This isn’t about some silly CMS or a piece of software or hardware, not even about a particular training model. All of these have good intentions and will be successful to some degree (but possibly widely varying) in their mission to improve ICT integration in teaching and learning. It is not about the numbers’ game, it is about something that makes all technology go – the people.
It is a no-brainer that the best strategies for change are reasonable and make people call them ‘ours’. These two things make them ‘stick’.
But what is reasonable? Reasonableness (2) goes beyond the rigid, uncreative rationality of the ‘dollars game’. It is a social disposition to respect others, take into account their views, experiences, the context on which they operate, their feelings, and allowing own perspective to be changed if need be. Reasonableness allows us to arrive at the decisions and judgements we are prepared to own, enact and live by (for example, the implementation of Moodle at our school). Reasonableness is not always the cheapest or most efficient (but can be both!) but it is worth the price in the long run in terms of dollars and good nights’ sleeps because people own it and care about it.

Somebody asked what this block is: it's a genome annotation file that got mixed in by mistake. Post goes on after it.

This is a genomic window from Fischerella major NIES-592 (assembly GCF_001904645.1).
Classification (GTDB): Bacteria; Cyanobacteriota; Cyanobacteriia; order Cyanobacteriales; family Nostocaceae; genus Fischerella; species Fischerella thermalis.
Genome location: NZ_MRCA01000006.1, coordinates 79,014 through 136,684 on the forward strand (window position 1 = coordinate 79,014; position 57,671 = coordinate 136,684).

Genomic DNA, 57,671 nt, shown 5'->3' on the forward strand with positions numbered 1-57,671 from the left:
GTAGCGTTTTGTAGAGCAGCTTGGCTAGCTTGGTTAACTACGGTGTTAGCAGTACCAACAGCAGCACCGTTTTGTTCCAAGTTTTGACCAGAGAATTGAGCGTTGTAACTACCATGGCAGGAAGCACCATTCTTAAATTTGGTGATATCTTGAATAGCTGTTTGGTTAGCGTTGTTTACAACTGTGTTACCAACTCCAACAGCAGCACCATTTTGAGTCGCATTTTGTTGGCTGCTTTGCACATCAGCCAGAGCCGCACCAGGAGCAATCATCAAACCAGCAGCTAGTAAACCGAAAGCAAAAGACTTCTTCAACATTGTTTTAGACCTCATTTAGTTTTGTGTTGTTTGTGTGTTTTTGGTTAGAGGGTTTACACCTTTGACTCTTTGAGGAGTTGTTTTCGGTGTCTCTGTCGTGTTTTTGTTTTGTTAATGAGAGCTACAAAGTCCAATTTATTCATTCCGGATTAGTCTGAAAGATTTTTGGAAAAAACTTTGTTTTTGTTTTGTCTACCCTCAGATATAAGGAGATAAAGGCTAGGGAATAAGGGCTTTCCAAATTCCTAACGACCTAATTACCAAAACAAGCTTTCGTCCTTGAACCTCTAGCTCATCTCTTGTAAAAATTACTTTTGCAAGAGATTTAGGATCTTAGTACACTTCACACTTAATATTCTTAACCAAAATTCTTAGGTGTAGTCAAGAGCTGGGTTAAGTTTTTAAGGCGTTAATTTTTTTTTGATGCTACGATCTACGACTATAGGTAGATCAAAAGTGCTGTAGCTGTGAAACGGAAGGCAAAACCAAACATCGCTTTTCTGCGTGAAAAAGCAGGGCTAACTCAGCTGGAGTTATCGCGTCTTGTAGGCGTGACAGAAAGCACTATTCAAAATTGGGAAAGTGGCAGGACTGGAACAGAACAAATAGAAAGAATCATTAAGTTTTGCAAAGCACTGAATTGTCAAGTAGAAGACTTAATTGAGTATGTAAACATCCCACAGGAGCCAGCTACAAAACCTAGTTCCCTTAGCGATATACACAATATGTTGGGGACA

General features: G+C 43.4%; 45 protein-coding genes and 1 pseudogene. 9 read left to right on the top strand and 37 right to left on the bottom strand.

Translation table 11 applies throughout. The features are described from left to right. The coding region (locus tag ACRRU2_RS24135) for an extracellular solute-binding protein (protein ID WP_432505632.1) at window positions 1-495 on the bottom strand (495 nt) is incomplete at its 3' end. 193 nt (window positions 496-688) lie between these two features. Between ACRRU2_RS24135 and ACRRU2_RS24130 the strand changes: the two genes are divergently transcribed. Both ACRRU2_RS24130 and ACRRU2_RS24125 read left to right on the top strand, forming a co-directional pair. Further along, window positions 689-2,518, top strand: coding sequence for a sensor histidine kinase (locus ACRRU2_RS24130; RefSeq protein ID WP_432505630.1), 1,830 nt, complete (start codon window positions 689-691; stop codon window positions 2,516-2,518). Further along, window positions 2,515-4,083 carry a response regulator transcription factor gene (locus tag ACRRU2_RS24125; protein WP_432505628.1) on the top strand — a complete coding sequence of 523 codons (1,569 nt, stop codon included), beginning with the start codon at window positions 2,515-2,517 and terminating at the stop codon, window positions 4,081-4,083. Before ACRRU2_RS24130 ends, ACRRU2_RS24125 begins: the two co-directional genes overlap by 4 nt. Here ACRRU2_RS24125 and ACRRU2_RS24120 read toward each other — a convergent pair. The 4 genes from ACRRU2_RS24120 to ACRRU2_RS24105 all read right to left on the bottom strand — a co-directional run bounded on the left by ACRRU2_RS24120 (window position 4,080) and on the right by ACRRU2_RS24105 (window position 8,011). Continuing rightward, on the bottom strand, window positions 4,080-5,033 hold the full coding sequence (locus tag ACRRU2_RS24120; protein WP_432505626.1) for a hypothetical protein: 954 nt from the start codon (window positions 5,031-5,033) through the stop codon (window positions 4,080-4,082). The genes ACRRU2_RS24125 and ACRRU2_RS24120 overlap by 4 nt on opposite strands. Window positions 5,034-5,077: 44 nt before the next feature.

What then is ‘ours’? As I use the term ‘ours’, I have in mind Professor Stephen Heppel’s idea of “us-ness” (if you haven’t seen his keynote to the 2008 K12 Online Conference it is a worth while 40 minute experience). In short, the idea of “us-ness” refers to the age old, powerful sense of community, which can be developed and tapped in so easily and affordably by digital technologies in ways that have been historically (near) impossible to do.